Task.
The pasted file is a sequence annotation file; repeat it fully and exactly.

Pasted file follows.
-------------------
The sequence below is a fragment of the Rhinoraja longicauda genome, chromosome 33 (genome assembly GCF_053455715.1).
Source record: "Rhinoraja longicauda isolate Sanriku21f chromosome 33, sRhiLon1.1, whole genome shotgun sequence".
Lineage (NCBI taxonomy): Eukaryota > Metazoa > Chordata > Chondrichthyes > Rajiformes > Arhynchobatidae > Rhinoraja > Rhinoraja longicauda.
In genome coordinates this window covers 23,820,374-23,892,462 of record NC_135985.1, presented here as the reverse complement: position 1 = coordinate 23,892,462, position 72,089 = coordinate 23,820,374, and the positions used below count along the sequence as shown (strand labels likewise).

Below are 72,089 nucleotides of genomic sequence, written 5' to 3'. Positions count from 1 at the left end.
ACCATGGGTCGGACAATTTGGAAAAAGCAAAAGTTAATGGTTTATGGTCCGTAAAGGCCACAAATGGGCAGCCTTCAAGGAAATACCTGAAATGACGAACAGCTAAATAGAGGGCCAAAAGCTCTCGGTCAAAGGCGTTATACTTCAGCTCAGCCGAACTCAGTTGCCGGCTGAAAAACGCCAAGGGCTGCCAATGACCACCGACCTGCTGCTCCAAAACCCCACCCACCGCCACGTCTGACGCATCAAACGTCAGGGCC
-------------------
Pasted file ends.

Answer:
The sequence below is a fragment of the Rhinoraja longicauda genome, chromosome 33 (genome assembly GCF_053455715.1).
Source record: "Rhinoraja longicauda isolate Sanriku21f chromosome 33, sRhiLon1.1, whole genome shotgun sequence".
Lineage (NCBI taxonomy): Eukaryota > Metazoa > Chordata > Chondrichthyes > Rajiformes > Arhynchobatidae > Rhinoraja > Rhinoraja longicauda.
In genome coordinates this window covers 23,820,374-23,892,462 of record NC_135985.1, presented here as the reverse complement: position 1 = coordinate 23,892,462, position 72,089 = coordinate 23,820,374, and the positions used below count along the sequence as shown (strand labels likewise).

Below are 72,089 nucleotides of genomic sequence, written 5' to 3'. Positions count from 1 at the left end.
ACCATGGGTCGGACAATTTGGAAAAAGCAAAAGTTAATGGTTTATGGTCCGTAAAGGCCACAAATGGGCAGCCTTCAAGGAAATACCTGAAATGACGAACAGCTAAATAGAGGGCCAAAAGCTCTCGGTCAAAGGCGTTATACTTCAGCTCAGCCGAACTCAGTTGCCGGCTGAAAAACGCCAAGGGCTGCCAATGACCACCGACCTGCTGCTCCAAAACCCCACCCACCGCCACGTCTGACGCATCAAACGTCAGGGCC